I’ve been thinking a lot about Eliud Kipchoge’s history-making sub–2-hour marathon. Although I’m not a runner, I’m a student of human performance. Athletic feats tend to offer us many rich lessons that we can apply to life off the field.
I’ve got three for you.
(A little plug: If this sort of thing resonates with you, I did 100 episodes of My Circus Life, a weekly live-stream show in which I applied lessons from my weekly trampoline practice to life and business. Some of those are written up as blog posts here ).
The attempt to break the 2-hour mark in the marathon distance has been a thing for a while, with several sneaker companies backing efforts to make it happen. When I read this, I immediately thought of Roger Bannister, who broke the 4-minute barrier in the mile on May 6, 1954.
The first time I ever heard of Roger Bannister was in the context of a lesson on possibility. At the time, the 4-minute barrier in the mile was elusive, and the myth is that most believed it was impossible, until Bannister did it.
His record stood for only 46 days before Australian John Landy broke it. Then others went on to break the 4-minute barrier.
Did humans suddenly figure out the magic formula required for the feat? Was there a shift in evolution?
What changed was the mental model. Seeing that it could be done unlocked the 4-minute mile from the prison of impossibility.
Lesson 1: It Only Seems Impossible Until Someone Does It
Few people dream of something that doesn’t exist. Most of your goals and desires are based on what you see others have. Most people cannot envision something that has never existed before.
Once we see what’s possible, it becomes easier to attain it.
That’s a lesson we learned from Roger Bannister, and it’s a lesson we can learn from Eliud Kipchoge. But that’s an old lesson. You don’t come here for the lessons everyone else is sharing.
I’ve got more. 😉
The Long Struggle to Break 2-Hours in the Marathon?
First, some context.
In the sixty-five years since Roger Bannister’s achievement, over 1,400 men (they’ve all been men) have broken the “4-minute barrier” in the mile distance.
According to Wikipedia, the 4-minute mile has become the standard for male professional middle-distance runners in countries that use imperial units. The record for the mile has been lowered 17 times in sixty-five years, and currently stands at 3:43.13, set by Morocco’s Hicham El Guerrouj, in Rome in 1999.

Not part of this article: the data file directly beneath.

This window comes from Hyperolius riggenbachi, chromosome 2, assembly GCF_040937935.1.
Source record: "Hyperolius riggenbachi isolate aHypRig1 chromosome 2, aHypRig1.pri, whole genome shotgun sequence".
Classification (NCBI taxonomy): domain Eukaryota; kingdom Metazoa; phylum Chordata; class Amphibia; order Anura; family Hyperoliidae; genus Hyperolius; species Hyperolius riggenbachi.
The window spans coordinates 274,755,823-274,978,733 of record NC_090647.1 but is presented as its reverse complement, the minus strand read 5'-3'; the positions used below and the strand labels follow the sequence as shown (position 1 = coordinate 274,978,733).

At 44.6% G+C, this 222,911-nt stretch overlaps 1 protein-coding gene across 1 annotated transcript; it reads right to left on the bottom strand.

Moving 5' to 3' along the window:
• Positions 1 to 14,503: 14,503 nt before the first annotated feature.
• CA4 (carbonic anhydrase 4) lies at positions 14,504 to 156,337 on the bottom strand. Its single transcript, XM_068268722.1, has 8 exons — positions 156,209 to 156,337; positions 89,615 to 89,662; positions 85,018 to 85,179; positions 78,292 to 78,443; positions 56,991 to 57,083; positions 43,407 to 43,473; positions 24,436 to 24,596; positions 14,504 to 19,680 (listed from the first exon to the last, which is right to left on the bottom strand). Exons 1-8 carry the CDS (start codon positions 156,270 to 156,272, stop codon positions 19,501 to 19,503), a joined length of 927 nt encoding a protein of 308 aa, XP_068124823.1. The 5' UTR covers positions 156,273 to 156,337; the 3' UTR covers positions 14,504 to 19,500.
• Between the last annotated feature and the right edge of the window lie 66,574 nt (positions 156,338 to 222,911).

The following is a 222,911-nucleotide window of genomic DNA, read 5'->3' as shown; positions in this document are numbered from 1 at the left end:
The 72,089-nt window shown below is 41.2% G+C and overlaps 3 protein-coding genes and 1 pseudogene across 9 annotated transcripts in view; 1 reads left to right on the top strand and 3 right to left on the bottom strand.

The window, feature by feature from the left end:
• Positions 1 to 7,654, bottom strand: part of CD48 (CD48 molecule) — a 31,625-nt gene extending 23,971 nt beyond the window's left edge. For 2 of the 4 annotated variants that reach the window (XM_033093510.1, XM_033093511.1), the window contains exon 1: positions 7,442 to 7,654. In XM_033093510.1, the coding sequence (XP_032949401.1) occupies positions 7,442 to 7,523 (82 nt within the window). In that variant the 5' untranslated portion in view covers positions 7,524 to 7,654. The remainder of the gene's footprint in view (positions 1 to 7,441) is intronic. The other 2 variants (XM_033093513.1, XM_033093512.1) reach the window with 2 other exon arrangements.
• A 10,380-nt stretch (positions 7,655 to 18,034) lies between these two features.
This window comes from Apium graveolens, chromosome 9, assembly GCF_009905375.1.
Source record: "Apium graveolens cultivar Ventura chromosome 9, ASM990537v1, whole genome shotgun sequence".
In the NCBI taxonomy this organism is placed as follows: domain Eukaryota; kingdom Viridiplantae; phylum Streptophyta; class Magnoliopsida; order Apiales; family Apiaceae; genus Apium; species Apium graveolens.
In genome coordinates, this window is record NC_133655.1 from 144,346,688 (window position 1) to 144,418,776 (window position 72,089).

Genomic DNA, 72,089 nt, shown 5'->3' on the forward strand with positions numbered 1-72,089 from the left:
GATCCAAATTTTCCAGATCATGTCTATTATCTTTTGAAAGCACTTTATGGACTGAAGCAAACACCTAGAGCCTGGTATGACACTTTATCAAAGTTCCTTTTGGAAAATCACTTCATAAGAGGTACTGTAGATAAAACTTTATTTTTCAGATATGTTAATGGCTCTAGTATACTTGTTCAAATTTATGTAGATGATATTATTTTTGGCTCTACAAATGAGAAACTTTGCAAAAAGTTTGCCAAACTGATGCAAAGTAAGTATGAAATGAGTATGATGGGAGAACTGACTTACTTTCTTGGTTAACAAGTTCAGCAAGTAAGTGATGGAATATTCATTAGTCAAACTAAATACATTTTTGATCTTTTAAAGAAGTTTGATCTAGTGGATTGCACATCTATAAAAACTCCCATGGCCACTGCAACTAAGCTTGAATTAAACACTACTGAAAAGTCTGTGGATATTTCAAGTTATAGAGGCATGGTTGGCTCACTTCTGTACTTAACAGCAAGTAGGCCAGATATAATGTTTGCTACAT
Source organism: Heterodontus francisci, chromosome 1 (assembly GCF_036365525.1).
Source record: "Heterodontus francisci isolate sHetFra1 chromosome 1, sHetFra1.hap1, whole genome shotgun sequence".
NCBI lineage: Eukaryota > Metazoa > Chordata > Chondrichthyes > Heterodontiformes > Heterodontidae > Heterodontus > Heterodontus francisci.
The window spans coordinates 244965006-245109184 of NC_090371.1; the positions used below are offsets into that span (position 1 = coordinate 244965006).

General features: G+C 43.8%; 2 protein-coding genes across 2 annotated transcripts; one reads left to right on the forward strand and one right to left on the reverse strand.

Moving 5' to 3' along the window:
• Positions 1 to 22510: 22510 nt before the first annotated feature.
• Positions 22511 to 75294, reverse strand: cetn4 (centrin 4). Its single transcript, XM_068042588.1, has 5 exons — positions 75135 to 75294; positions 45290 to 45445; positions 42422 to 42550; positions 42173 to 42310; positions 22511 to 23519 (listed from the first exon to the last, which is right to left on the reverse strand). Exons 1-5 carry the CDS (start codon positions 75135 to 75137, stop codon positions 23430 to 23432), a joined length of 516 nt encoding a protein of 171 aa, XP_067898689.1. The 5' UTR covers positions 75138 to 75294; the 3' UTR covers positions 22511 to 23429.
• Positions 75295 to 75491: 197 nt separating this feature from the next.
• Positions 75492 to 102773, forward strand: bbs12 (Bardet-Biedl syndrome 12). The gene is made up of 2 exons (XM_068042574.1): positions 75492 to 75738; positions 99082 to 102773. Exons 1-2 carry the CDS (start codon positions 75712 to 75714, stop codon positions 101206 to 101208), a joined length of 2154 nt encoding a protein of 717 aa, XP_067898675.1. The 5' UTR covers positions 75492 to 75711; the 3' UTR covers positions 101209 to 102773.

American Steve Scott has run 136 sub-four-minute miles, more than any other runner.
High school athletes and athletes over 40 have broken the 4-minute barrier.
In short, among runners of a certain caliber, the 4-minute mile is no big deal.
In theory, at a pace of a 4-minute mile, 26.2 miles would take 104.8 minutes, approximately 1 hour and 45 minutes.
Yet, while the 4-minute mile has become a standard for professional runners, they struggled to break the 2-hour mark in the marathon. Not even 1:45. 2 hours. Even with an extra 15 minutes over the 4 minute mile pace, has been a big deal.
What explains this?
Let’s start with the obvious:
Lesson 2: Theory Is Not Practice
Theory is not practice.
In theory if you lined up your ideal conditions, you’d get your ideal result. In practice, it doesn’t always work out that way. Unknown, unpredictable, and/or uncontrollable factors arise (these are not the same thing).
Life is not a controlled experiment in a lab, but a constantly shifting landscape that we navigate with the resources available to us on any given day.
This is especially true with anything we do that involves the body and the nervous system (so, yes, everything we do), because they are influenced by factors we don’t see and of which we are unaware.
Beyond this is another lesson, and this is the one that holds most relevance for us in our day-to-day lives.
Lesson 3: What’s Possible vs What’s Sustainable
There’s a difference between what you can do one time, or once in a while, and what you can sustain.
A 4-minute mile is clearly possible. In fact, it’s beyond possible; it’s now a standard. For a certain class of runner, running a mile.
But a 4-minute mile pace is not sustainable for 26.2 consecutive miles. In fact, only one person in history has been able to sustain that pace for two miles.
Daniel Komen of Kenya is the only individual to run two miles in under eight minutes. He accomplished this feat twice — in 1997 with a time of 7:58.61 and 1998 with a time of 7:58.91.
Of course, you might reasonably say that a runner will take a different approach to run a distance of one mile versus 26.2 miles. They are different types of races, demanding different energy output.
And, yes, that’s the point. It’s a lesson we might find obvious in the context of running, but that we often find less obvious in the context of life.
The Takeaway For You
Life is more like a marathon than a mile. If you want your results to be sustainable, you must invest the time and patience. This means working at a sustainable pace. What that looks like for you will be different from what it looks like for others.
Of course, we all have seasons in life when we need to adapt our rhythms and step up our pace. You can do anything for a short period of time; that’s why it helps to know what’s possible.
And it’s also important to catch yourself when that season extends past its time. One reason people suffer from burnout and exhaustion is because they’re trying to run a marathon at a 4-minute mile pace.
If you want to build a practice and results for a lifetime, you must pace yourself accordingly.
If you’re interested in building practices that are sustainable for life, join the interest list for the next cohort of The Ritual Revolution, in which I teach how to create space for your best work in a sustainable way.